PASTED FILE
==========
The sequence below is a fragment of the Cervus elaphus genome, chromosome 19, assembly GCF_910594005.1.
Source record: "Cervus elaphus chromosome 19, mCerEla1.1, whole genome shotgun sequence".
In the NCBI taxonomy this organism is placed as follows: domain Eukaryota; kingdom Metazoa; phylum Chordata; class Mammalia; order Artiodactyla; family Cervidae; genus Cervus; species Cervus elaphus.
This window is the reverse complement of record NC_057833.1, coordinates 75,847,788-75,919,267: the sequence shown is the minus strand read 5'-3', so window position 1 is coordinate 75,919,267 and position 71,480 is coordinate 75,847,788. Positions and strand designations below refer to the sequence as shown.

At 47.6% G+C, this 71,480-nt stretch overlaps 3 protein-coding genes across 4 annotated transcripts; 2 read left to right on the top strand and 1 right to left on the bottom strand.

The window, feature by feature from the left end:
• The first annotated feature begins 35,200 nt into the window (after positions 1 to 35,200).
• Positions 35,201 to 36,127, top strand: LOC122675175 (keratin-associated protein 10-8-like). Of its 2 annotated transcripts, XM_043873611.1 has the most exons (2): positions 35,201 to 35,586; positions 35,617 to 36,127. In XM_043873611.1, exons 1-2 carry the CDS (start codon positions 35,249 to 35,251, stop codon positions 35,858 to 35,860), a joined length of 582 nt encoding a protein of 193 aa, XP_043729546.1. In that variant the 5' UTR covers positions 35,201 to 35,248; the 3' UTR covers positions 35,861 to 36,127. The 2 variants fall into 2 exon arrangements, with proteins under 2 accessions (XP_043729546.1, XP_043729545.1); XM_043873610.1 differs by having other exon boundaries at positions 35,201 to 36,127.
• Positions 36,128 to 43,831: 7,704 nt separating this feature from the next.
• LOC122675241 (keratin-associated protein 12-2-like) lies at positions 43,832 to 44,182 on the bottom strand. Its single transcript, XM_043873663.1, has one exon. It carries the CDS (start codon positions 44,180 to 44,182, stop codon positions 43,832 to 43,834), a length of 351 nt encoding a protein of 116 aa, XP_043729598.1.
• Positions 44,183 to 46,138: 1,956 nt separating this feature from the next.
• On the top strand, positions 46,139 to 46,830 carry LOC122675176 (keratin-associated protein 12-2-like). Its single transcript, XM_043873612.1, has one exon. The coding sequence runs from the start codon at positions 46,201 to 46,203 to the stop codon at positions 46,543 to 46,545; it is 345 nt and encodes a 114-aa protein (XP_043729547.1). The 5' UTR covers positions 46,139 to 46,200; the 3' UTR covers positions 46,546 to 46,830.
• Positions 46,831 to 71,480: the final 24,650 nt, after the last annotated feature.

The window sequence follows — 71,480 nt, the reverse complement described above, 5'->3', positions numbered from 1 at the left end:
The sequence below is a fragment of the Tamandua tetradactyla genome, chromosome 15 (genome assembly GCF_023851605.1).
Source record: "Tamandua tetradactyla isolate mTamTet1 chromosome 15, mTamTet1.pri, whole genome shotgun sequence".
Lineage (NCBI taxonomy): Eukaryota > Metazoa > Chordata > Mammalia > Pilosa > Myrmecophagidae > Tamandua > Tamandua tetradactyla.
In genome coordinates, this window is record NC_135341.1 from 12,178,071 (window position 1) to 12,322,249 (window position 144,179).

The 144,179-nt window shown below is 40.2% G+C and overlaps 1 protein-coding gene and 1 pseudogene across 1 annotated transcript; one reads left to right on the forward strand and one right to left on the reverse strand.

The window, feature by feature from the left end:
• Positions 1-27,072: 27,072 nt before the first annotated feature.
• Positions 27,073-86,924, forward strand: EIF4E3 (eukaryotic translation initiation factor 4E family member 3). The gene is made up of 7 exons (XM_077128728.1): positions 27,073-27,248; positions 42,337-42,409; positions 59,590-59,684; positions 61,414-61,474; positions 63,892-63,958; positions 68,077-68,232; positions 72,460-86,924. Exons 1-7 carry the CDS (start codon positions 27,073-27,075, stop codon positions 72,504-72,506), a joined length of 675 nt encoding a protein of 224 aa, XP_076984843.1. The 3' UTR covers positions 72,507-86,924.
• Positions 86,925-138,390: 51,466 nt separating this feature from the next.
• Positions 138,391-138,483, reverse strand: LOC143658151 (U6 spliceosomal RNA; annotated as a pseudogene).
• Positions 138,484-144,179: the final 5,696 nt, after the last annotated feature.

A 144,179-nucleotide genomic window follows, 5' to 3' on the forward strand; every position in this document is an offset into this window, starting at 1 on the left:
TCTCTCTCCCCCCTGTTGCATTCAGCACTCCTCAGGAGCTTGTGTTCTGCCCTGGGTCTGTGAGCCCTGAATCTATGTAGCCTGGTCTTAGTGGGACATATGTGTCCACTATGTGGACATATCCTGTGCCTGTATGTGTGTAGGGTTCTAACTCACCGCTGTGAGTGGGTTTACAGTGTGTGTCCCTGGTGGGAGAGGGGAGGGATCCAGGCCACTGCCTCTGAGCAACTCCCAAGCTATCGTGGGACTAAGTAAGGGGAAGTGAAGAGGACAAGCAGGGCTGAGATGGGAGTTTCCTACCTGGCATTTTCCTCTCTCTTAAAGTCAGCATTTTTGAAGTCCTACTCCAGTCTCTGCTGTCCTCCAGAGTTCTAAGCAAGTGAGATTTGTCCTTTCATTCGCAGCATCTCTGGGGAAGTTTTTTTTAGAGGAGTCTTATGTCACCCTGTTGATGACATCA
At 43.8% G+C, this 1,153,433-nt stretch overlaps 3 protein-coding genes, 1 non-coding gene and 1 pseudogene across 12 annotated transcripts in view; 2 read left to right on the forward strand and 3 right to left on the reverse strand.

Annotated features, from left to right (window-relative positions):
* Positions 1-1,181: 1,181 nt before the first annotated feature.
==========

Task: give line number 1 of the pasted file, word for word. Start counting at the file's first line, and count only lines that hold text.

The sequence below is a fragment of the Cervus elaphus genome, chromosome 19, assembly GCF_910594005.1.